Duncan, Flockhart and Co
From Graces Guide
of 16 Wheatfield Road, Edinburgh.
John Duncan (1780-1871) was apprenticed to an Edinburgh apothecary. He then moved to London. Later set up business in Perth where he introduced 'modern' methods of packaging first practised in London (including the use of small boxes and jars for medicines).
c.1820 John Duncan moved back to Edinburgh, opening an apothecary's shop in North Bridge as Duncan and Ogilvie. Set up a laboratory for testing manufacturing processes under the arches of the bridge.
1833 Duncan took one of his most able apprentices, William Flockhart (1808-71), into partnership
The shop of Duncan and Flockhart became one of the centres of Edinburgh medical society.
1836 The name Duncan, Flockhart & Co was adopted.
The firm began to manufacture drugs
1847 Supplied chloroform to James Young Simpson for his famous experiments on anaesthesia. So rapidly was this technique adopted, especially in Scotland, that anaesthetics became one of the firm's principal product lines.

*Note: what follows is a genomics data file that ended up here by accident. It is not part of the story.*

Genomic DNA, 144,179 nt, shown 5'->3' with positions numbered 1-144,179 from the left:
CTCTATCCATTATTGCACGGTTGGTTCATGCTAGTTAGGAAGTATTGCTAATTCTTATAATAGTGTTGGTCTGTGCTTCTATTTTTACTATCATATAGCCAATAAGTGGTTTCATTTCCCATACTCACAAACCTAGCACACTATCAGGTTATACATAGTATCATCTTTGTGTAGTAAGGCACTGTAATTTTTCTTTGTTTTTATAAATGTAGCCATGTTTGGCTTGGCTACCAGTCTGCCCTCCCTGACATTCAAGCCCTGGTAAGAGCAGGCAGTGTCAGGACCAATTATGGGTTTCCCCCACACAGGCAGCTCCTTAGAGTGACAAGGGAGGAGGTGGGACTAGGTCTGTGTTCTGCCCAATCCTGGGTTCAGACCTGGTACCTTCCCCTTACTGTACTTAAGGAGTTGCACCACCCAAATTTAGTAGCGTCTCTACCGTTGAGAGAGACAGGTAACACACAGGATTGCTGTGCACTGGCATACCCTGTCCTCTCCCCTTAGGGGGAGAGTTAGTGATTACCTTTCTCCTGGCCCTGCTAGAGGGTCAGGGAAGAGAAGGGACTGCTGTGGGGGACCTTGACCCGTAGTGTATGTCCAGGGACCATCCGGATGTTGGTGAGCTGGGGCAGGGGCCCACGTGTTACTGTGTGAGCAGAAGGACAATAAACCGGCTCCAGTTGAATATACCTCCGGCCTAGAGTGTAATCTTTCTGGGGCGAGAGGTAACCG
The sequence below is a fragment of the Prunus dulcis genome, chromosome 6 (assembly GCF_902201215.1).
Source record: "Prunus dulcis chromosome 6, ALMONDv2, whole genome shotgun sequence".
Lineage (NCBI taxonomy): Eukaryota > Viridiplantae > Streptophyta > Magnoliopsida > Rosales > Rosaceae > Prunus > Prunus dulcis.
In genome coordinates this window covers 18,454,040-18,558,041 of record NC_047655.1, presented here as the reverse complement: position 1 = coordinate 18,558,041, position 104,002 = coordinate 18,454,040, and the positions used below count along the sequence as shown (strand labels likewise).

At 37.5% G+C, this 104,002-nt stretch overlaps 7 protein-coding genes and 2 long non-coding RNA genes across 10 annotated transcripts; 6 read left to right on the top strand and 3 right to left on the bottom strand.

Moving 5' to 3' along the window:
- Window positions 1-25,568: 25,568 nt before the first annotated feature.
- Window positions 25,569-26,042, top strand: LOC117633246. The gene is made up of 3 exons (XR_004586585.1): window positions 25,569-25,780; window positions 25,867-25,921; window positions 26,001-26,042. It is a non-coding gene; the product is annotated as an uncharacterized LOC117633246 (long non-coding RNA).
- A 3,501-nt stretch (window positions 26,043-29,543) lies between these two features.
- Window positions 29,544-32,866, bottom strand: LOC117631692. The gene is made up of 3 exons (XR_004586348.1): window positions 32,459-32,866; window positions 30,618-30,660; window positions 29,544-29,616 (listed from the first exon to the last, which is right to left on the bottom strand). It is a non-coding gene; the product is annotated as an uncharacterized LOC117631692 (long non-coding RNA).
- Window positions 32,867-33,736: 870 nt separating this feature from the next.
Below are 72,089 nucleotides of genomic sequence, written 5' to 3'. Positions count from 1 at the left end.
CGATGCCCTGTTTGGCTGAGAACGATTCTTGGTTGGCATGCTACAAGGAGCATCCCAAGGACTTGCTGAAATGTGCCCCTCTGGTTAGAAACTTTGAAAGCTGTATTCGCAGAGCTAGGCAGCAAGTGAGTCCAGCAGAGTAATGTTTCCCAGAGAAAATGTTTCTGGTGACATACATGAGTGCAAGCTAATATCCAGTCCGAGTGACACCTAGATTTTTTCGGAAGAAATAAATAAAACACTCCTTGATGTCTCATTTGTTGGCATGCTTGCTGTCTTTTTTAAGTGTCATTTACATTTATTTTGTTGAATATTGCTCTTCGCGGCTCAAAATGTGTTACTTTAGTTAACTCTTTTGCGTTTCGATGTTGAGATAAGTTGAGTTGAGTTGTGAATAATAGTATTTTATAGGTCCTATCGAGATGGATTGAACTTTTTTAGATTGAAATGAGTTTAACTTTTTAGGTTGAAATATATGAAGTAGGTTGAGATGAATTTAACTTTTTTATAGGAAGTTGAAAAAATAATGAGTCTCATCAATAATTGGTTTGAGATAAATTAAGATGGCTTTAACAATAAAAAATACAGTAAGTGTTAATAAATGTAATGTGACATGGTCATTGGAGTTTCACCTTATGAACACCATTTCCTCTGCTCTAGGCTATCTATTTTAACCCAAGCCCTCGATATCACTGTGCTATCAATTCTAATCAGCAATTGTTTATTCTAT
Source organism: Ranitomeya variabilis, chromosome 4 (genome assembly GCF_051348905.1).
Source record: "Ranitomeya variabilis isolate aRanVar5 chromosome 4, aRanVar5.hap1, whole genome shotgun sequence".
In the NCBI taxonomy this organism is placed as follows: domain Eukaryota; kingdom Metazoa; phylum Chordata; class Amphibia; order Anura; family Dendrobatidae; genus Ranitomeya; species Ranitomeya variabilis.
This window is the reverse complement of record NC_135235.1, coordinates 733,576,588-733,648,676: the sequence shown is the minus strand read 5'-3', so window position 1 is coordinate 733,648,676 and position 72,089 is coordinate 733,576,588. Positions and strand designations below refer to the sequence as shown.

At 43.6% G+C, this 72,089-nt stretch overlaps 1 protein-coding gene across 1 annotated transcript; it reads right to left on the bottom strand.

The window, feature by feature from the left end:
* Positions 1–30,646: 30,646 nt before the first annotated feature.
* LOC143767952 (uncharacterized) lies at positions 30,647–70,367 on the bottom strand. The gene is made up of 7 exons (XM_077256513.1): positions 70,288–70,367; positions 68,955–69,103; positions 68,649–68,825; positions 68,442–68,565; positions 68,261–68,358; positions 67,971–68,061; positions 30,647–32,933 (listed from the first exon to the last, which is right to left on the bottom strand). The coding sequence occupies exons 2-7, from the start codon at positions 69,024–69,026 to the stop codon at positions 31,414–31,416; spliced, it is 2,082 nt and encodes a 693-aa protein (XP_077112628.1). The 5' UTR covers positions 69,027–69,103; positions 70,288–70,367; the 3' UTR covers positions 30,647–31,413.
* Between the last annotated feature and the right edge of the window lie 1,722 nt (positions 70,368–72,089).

1851 Exhibited chloroform at the 1851 Exhibition
At Simpson's expense the firm supplied large quantities of chloroform to Florence Nightingale.
From 1862 to 1875 the firm were "Chemists and Druggists in Ordinary" to the Queen, supplying medicines to Balmoral.
1876 Opened a factory in Holyrood Road, supplying vaccines as well as anaesthetics.
WWI opened a drug farm at Warriston, Edinburgh which continued in use until after WWII.
1962 With another Scottish company, Macfarlan Smith, formed a new organization, Edinburgh Pharmaceutical Industries Ltd (EPI) which concentrated on distribution and sales. The company's specialist range of analgesics, anaesthetics, etc., continued to be made under the name of Duncan, Flockhart & Co. Ltd.
1963 EPI were absorbed into the Glaxo Group Ltd.
Sources of Information
- The Times, Nov 24, 1962
- Archives of the British chemical industry, 1750-1914: a handlist. By Peter J. T. Morris and Colin A. Russell. Edited by John Graham Smith. 1988.